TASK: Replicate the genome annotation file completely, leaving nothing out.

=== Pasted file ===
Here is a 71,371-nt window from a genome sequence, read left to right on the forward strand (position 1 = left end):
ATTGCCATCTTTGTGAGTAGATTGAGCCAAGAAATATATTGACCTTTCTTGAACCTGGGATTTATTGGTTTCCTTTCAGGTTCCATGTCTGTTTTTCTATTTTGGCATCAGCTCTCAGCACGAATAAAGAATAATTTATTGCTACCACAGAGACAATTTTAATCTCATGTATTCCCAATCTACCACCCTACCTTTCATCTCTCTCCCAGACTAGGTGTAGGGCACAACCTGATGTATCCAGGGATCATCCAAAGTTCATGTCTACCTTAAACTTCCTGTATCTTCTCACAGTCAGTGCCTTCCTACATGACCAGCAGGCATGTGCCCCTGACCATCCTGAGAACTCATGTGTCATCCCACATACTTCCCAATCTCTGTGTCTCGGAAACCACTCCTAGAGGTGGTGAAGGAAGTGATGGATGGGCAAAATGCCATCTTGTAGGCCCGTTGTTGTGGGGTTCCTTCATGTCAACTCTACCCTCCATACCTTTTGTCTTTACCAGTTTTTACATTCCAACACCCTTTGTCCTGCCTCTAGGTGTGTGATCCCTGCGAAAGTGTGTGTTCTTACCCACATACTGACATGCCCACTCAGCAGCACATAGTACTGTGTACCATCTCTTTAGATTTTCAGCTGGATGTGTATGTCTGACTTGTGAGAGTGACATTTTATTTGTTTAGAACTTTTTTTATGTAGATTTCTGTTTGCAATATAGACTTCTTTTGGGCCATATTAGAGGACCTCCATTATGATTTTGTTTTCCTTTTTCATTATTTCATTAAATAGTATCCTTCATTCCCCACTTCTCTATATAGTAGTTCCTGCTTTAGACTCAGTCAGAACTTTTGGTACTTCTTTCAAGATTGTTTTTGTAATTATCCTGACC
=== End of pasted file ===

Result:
Here is a 71,371-nt window from a genome sequence, read left to right on the forward strand (position 1 = left end):
ATTGCCATCTTTGTGAGTAGATTGAGCCAAGAAATATATTGACCTTTCTTGAACCTGGGATTTATTGGTTTCCTTTCAGGTTCCATGTCTGTTTTTCTATTTTGGCATCAGCTCTCAGCACGAATAAAGAATAATTTATTGCTACCACAGAGACAATTTTAATCTCATGTATTCCCAATCTACCACCCTACCTTTCATCTCTCTCCCAGACTAGGTGTAGGGCACAACCTGATGTATCCAGGGATCATCCAAAGTTCATGTCTACCTTAAACTTCCTGTATCTTCTCACAGTCAGTGCCTTCCTACATGACCAGCAGGCATGTGCCCCTGACCATCCTGAGAACTCATGTGTCATCCCACATACTTCCCAATCTCTGTGTCTCGGAAACCACTCCTAGAGGTGGTGAAGGAAGTGATGGATGGGCAAAATGCCATCTTGTAGGCCCGTTGTTGTGGGGTTCCTTCATGTCAACTCTACCCTCCATACCTTTTGTCTTTACCAGTTTTTACATTCCAACACCCTTTGTCCTGCCTCTAGGTGTGTGATCCCTGCGAAAGTGTGTGTTCTTACCCACATACTGACATGCCCACTCAGCAGCACATAGTACTGTGTACCATCTCTTTAGATTTTCAGCTGGATGTGTATGTCTGACTTGTGAGAGTGACATTTTATTTGTTTAGAACTTTTTTTATGTAGATTTCTGTTTGCAATATAGACTTCTTTTGGGCCATATTAGAGGACCTCCATTATGATTTTGTTTTCCTTTTTCATTATTTCATTAAATAGTATCCTTCATTCCCCACTTCTCTATATAGTAGTTCCTGCTTTAGACTCAGTCAGAACTTTTGGTACTTCTTTCAAGATTGTTTTTGTAATTATCCTGACC